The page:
Denis Carter, Baron Carter

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The Lord Carter
Chief Whip of the House of Lords
Captain of the Honourable Corps of Gentlemen-at-Arms
In office
2 May 1997 – 29 May 2002
Prime MinisterTony Blair
Preceded byThe Lord Strathclyde
Succeeded byThe Lord Grocott
Member of the House of Lords
Lord Temporal
In office
23 March 1987 – 18 December 2006
Life Peerage
Personal details
Born(1932-01-17)17 January 1932
London, England
Died18 December 2006(2006-12-18) (aged 74)
London, England
Political partyLabour Co-operative
Teresa Greengoe
(m. 1957)
Alma materWorcester College, Oxford

Denis Victor Carter, Baron Carter PC (17 January 1932 – 18 December 2006) was a British agriculturalist and Labour Co-operative politician. He was made a life peer in 1987, and was chief whip in the House of Lords from 1997 to 2002.

Early life and career[edit]

Carter was born in Elephant and Castle in London, where his parents, Albert and Annie Carter, worked in a tea warehouse and as an office cleaner, respectively. They later moved to Hove to run a sweetshop, and he was educated at the Jesuit Xaverian College in Brighton. He did national service in the Suez Canal[1] Zone in Egypt from 1950 to 1952, and then studied at the East Sussex Institute of Agriculture and the Essex Institute of Agriculture, where he obtained a national diploma in agriculture, winning the Queen's Award for the country's highest marks. He later studied at Oxford, gaining a B.Litt. In 1957, he founded Agricultural Accounting and Management (AKC Ltd), which grew to manage and handle the accounting for a large number of farms, mainly in southern England and averaging 1,300 acres (5 km2). In 1968, Carter founded and then worked for 30 years with United Oilseeds, which became a substantial farm trading operation, introducing large-scale oilseed rape marketing into Britain, and with WE & DT Cave, which raised thousands of pigs in Wiltshire.

Political career[edit]

Carter stood for Parliament in Basingstoke at the 1970 general election, without success, defeated by Conservative politician David Mitchell.

He was nominated as a Labour "working peer" by Neil Kinnock, and raised to a life peerage as Baron Carter, of Devizes in the County of Wiltshire, on 23 March 1987.[2] In opposition, he was Labour spokesman on social security in the House of Lords from 1988 to 1990, and on health from 1989 to 1992. He was also an opposition whip from 1987, and deputy chief whip from 1990 to 1992.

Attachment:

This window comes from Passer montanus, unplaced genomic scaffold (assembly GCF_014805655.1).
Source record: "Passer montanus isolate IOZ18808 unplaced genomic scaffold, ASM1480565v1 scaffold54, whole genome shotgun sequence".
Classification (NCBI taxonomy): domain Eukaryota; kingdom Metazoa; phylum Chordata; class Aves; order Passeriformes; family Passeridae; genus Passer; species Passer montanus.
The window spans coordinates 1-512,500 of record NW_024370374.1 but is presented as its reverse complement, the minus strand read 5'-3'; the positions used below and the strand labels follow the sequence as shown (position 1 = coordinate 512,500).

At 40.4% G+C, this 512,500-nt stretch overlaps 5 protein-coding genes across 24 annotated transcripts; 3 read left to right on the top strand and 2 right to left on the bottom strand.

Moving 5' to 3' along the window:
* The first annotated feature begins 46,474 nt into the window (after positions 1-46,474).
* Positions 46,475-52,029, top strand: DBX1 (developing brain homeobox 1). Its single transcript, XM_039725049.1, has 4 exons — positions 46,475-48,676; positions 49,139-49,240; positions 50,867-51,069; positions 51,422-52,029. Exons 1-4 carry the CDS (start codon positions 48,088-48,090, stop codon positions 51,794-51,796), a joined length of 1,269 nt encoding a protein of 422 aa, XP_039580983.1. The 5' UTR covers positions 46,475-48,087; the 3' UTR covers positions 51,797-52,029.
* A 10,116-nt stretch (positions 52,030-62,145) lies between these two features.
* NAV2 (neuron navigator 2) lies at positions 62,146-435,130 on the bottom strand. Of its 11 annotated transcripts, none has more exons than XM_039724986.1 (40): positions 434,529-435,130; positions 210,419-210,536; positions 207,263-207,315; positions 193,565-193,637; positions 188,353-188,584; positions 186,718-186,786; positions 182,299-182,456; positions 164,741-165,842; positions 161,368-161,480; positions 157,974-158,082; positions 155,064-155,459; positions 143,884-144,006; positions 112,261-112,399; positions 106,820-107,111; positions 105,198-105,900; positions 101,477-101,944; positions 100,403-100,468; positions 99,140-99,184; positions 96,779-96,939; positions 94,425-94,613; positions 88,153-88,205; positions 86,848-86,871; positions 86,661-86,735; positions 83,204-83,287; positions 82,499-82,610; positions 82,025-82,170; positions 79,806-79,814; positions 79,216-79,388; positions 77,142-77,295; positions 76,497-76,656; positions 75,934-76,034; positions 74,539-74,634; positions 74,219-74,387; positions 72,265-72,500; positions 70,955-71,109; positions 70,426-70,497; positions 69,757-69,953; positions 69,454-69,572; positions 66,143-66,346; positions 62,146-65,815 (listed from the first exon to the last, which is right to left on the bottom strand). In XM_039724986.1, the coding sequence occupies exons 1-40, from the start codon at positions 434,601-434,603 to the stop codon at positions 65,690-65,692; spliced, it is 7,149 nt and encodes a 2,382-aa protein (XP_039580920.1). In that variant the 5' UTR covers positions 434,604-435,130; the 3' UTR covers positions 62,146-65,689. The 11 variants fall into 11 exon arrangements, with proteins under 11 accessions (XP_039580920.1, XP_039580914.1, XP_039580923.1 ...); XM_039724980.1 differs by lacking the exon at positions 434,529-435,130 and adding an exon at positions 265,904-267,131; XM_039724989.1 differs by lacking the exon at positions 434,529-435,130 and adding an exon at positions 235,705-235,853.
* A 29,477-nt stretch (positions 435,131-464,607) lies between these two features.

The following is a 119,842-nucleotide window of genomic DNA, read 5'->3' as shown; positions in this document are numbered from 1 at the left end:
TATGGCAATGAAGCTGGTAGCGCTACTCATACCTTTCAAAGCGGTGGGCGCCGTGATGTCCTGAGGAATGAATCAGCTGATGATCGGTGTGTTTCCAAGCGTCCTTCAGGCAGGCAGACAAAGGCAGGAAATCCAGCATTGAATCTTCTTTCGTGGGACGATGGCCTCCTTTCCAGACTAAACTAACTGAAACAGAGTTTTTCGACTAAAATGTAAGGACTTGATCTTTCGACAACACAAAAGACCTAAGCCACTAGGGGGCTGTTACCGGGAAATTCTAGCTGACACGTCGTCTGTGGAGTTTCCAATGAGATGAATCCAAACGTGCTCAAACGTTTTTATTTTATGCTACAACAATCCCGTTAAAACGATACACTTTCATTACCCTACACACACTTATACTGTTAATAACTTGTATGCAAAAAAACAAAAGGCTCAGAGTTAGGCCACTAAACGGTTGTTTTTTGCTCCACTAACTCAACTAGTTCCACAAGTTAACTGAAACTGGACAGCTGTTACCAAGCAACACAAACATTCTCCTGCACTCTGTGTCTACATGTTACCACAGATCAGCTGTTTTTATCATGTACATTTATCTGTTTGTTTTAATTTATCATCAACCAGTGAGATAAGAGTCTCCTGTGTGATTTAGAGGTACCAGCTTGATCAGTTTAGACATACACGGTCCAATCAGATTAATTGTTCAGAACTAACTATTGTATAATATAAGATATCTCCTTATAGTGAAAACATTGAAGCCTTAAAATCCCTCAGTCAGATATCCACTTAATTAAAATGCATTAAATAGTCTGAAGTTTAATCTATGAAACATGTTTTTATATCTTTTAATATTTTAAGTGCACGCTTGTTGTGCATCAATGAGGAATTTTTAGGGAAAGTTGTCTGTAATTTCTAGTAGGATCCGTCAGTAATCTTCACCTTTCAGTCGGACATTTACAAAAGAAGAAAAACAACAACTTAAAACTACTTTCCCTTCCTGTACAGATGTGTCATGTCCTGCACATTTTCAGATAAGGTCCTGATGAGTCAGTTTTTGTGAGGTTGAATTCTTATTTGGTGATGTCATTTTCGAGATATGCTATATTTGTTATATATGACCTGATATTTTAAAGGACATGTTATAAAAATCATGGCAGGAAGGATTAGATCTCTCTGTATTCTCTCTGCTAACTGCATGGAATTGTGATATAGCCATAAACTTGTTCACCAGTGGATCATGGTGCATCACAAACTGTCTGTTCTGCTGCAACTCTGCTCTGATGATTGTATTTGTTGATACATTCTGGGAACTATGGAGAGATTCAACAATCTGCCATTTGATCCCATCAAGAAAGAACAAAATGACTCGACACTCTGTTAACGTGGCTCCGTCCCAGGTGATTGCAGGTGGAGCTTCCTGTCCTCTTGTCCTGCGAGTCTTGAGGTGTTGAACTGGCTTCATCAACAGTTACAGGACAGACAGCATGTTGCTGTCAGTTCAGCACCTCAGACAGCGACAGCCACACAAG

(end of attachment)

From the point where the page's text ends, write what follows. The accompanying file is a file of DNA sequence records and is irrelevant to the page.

He was appointed Captain of the Gentlemen-at-Arms in the House of Lords when the Labour gained power in 1997, the post usually bestowed upon the Government Chief Whip in the Lords, and joined the Privy Council of the United Kingdom. He also chaired the BBC Rural Affairs and Agriculture Committee for five years from 1985, and in 1993 was appointed to chair the UK Co-operative Council. As the government chief whip in the House of Lords, he steered the governments ambitious programme of legislation, including the Human Rights Act, through the Lords, and was involved in the negotiations over the reform of the House of Lords that led to the compromise in the House of Lords Act 1999, which retained 92 hereditary peers in the first stage of reform.

In 2001 Sky News investigative journalist Gerard Tubb revealed Denis Carter's farming company was linked to illegal sales of swill fed pigs to a major supermarket supplier. In 2002 Sky News showed video of pigs kept in sow stalls on the company's Wiltshire farm, a practice which had been banned in the UK during his time in government. He denied any knowledge of wrongdoing or of animals being kept in stalls on his farm, but it was later revealed that four years earlier Janet Jones, the wife of the then leader of the Lords Lord Richards, had published a diary describing pigs kept in the same stalls on the farm. She wrote: "Denis told us he was not 'happy' with them." Denis Carter lost his government position in a cabinet reshuffle two months later in May 2002.

He was President of the Institute of Agricultural Management from 1996 to 1997, a post to which he returned from 2002 to 2006.

Personal life and death[edit]

Denis Carter married Teresa Greengoe in 1957. They had two children, both of whom were born with congenital heart defects which caused blindness and hearing problems, and they both predeceased their father; their son, Andrew, died in 1982 at age 19, and their daughter, Catherine, died in 2004 at age 44.[3] As a result of this, the parents set up the Andrew and Catherine Carter Foundation Trust to help disabled people. He was made an honorary member of the Royal Society of Psychiatrists in recognition of his work for the disabled. Carter died from cancer in London on 18 December 2006.[4]


  1. ^ The Times, Register, page 62, 21 December 2006
  2. ^ "No. 50872". The London Gazette. 26 March 1987. p. 4065.
  3. ^ "OBITUARY: Lord Carter". Gazette and Herald. 21 December 2006. Retrieved 7 May 2022.
  4. ^ Dalyell, Tom (20 December 2006). "Lord Carter". The Independent. Retrieved 7 May 2022.

External links[edit]

Party political offices
Preceded by Labour Chief Whip in the House of Lords
Succeeded by
Political offices
Preceded by Government Chief Whip in the House of Lords
Succeeded by
Captain of the Honourable Corps of Gentlemen-at-Arms